Jatropha curcas is a tropical drought-resistant plant belonging to the Euphorbiaceae family that has gained importance for the production of biodiesel. The kernel of the seed contains approximately 55% lipid in dry matter and the meal obtained could be an exceptional source of protein for family poultry farming, after treatments to remove toxic and anti-nutritional compounds. The ingestion and the growth performance of J. curcas kernel meal (JKM), obtained after partial physico chemical de-oiling combined or not with heating was evaluated in broiler chickens and chicks. Sixty unsexed broiler chickens, 30 day-old, divided into three groups as well as twenty broiler chicks, 1 day-old, divided into two groups were obtained for two experiments. In experiment 1, jatropha kernel was de-oiled and incorporated into a control fattening feed at 40 and 80g/kg (diets 4JKM1 and 8JM1). In experiment 2, jatropha kernel meal obtained in experiment 1 was heat treated and incorporated into a growing diet at 80g/kg (diet 8JKM2). Daily dietary intakes as well as weight gain of the animals were affected by the incorporation of jatropha kernel meal in the ration. In experiment 1, average daily feed intake (ADFI1) of 139.2, 55.2 and 23.4g/day/animal and also average daily weight gain (ADWG1) of 61.9, 18.5 and -7.7g/animal were obtained respectively for the groups fed with diets 0JKM1, 4JKM1 and 8JKM1. In experiment 2, Average daily feed intake (ADFI2) of 18.7 and 3.1g/day/animal and also average daily weight gain (ADWG2) of 7.1 and 1.9g/animal were obtained respectively for the groups fed with diets 0JKM2 and 8JKM2. In both experiment, feed conversion ratio (FCR) was also affected by the dietary treatments and the overall mortality rate showed an increase according to levels of jatropha kernel meal in diet. Keywords: broiler chickens, broiler chicks, Jatropha curcas, ingestion, growth performance [less ▲]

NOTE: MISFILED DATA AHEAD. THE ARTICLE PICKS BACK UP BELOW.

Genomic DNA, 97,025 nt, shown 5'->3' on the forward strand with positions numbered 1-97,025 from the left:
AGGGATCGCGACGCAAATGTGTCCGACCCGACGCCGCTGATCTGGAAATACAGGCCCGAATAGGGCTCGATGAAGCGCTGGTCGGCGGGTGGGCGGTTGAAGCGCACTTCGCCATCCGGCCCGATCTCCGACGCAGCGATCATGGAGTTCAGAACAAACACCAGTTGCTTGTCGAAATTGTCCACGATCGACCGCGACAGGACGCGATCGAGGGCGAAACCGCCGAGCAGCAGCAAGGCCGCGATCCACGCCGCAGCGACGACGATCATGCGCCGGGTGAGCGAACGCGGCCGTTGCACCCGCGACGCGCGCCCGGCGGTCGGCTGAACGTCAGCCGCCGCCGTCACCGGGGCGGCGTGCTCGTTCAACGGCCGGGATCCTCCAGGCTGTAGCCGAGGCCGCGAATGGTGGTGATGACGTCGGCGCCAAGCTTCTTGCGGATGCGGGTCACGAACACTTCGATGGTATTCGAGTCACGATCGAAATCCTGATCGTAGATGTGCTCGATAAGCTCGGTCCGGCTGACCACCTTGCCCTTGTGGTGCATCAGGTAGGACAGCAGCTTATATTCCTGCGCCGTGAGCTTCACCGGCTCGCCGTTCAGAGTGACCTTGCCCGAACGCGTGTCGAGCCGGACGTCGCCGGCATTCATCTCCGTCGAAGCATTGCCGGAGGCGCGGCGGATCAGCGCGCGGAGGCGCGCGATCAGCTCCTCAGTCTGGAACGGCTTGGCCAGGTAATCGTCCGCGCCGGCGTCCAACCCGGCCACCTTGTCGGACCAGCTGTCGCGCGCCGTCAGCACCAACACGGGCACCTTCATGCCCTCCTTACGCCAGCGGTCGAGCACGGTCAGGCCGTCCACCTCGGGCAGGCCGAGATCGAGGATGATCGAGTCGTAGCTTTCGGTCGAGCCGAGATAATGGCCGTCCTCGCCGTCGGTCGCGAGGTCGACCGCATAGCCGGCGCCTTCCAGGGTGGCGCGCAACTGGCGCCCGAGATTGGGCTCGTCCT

Detailed reference viewed: 72 (5 ULiège)
Full Text
See detailAgro-physiological and biochemical responses of faba bean (Vicia faba L. var. 'minor') genotypes to water deficit stress
Abid, Ghassen; Hessini, Kamel; Aouida, Marwa et al

in Biotechnologie, Agronomie, Société et Environnement (2017), 21(2),

Drought is one of the major abiotic factors affecting growth and productivity of plants by imposing certain morphological, physiological and biochemical changes at different growth stages. The objective ... [more ▼]

Drought is one of the major abiotic factors affecting growth and productivity of plants by imposing certain morphological, physiological and biochemical changes at different growth stages. The objective of this work is to study key morphological, physiological and biochemical response of faba bean (Vicia faba L. var. 'minor') to soil water deficit stress and to assess the contribution of genetic factors in improving faba bean tolerance to water deficit. Plant of 11 faba bean cultivars were grown in the greenhouse and subjected to three levels of water deficit (90, 50 and 30% of field capacity (FC)) in a simple randomized design for 20 days. Water deficit effects on plant growth, relative water content (RWC), gaz exchange, chlorophyll a (Chla) and Chlorophyll b (Chlb) content, osmoprotectant accumulations (such as proline and soluble sugars), antioxydant enzyme activities and grain yield were determined. Soil water deficit stress reduced growth and affected physiological parameters, especially antioxidant enzyme activities. Water deficit also increased proline, soluble sugars and protein contents. The studied cultivars significantly differed in their responses to water deficit stress. Photosynthetic parameters were less affected in the 'Hara' cultivar. Furthermore, this cultivar produced the highest value of grain yield at 30% FC, and showed higher antioxidant enzyme activities (CAT, GPX and APX), osmoprotectant accumulations, Chlb and RWC. The 'Hara' cultivar was found to be more tolerant to water deficit stress than the other cultivars. Our methodology can be used for assessing the response of faba bean genetic resources to soil water deficit. The identified tolerant cultivar can be utilized as a source for water stress tolerance in faba bean breeding programs aimed at improving drought tolerance. [less ▲]

Detailed reference viewed: 205 (5 ULiège)
Full Text
See detailAnalysis of DNA methylation patterns associated with drought stress response in faba bean (Vicia faba L.) using methylation-sensitive amplification polymorphism (MSAP)